Paris, France, Sues Airbnb

Business Technology

Airbnb is being sued by the municipality of Paris for reportedly listing unauthorized houses for short-term renting on their website. A hearing has been scheduled for June 12 in a Paris court. The lawsuit, which also involves two other smaller firms, was brought against the companies for failing to take down listings of properties that lacked official registration numbers.

Airbnb is an online marketplace that allows homeowners to rent their properties directly to consumers for short-term stays.

A law passed by the French city last year limits the number of nights a homeowner can rent their property to 120 nights a year. In order to keep track of the number of nights a property has been rented, unique registration numbers were issued. Paris is suing the companies for failing to remove ads that lacked those unique identifiers.

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The hotel industry has accused Airbnb of being an unfair competitor to their enterprise. Airbnb says that home-sharing rules in Paris are complex and put the needs of everyday Parisians “behind the financial interests of big hotel chains and well-funded lobby groups.”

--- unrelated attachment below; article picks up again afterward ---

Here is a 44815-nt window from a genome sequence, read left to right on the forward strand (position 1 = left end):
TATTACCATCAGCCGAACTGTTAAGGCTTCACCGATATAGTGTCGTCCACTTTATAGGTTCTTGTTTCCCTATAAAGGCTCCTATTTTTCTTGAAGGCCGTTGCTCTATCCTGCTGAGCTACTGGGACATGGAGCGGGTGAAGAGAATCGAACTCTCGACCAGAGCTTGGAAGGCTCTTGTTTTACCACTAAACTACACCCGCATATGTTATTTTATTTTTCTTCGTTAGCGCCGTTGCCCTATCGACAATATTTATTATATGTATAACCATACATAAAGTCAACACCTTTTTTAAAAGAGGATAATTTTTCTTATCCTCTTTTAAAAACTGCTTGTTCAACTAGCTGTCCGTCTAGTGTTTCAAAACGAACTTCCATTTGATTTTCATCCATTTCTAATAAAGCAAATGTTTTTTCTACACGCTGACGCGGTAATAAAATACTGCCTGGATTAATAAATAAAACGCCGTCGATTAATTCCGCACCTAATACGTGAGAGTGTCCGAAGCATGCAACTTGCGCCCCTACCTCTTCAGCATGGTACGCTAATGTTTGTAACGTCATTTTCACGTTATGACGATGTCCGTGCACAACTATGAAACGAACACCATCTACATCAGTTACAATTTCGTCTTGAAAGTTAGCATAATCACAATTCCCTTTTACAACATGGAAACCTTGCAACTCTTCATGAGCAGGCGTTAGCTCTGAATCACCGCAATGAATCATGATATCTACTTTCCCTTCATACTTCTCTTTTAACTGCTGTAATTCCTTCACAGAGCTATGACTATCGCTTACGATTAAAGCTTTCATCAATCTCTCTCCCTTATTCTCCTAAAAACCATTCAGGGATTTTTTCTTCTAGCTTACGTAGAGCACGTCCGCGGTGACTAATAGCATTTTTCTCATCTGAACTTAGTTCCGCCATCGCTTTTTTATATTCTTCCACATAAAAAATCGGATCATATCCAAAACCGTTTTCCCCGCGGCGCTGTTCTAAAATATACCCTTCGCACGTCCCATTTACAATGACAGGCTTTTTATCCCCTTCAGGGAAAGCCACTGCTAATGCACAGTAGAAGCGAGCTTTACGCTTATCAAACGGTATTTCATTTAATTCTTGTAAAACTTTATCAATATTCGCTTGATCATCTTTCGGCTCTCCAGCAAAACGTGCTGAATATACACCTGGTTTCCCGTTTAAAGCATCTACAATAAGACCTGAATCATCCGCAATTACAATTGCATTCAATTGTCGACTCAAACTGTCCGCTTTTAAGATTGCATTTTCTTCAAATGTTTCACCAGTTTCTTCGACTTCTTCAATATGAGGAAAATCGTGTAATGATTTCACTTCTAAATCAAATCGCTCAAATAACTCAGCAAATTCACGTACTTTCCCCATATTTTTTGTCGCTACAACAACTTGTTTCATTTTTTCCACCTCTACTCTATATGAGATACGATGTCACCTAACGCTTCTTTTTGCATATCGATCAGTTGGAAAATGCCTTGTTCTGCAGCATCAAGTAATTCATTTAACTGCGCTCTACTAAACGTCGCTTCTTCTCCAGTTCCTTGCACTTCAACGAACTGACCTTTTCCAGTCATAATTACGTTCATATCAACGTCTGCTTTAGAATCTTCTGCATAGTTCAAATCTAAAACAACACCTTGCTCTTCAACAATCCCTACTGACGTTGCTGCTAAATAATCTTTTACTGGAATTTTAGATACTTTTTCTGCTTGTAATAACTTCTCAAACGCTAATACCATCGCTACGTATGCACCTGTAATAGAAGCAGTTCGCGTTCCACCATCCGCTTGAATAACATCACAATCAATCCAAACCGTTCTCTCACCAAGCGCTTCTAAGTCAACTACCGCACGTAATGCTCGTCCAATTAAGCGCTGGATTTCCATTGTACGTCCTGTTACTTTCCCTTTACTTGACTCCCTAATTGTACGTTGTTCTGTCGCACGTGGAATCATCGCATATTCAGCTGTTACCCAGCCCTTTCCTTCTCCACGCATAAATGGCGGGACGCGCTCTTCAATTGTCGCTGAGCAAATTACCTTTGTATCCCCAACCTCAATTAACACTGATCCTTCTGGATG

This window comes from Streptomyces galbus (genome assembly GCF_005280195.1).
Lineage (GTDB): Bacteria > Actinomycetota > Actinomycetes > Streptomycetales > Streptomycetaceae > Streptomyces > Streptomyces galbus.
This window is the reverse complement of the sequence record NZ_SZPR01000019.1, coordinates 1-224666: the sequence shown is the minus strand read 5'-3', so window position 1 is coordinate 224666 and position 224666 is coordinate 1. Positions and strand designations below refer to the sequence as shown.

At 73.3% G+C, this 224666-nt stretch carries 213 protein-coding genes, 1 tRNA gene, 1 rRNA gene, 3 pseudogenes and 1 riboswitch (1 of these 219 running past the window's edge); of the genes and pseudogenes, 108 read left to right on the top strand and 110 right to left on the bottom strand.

The San-Francisco-based giant says it has tried to compromise with the city’s government. They point out that they proposed an automated 120-day limit for all Parisian listings, but that the city’s government refused it.

Deputy Mayor of Paris Ian Brossat said the city is seeking damages totaling 1,000-5,000 euros (roughly $1,200-$6,000) per day and per advertisement.

The move comes after a court in Singapore fined two Airbnb hosts nearly $46,000 each for violating that city’s short-term renting regulations.

Airbnb called the decision by the Parisian government “disappointing” and said it would primarily harm Parisian citizens, but said it would continue to work with city’s government on ways to best regulate their industry.

France is Airbnb’s second largest market after the U.S., with Paris being its single-biggest market with 65,000 homes listed.

Photo by Open Grid Scheduler via Flickr

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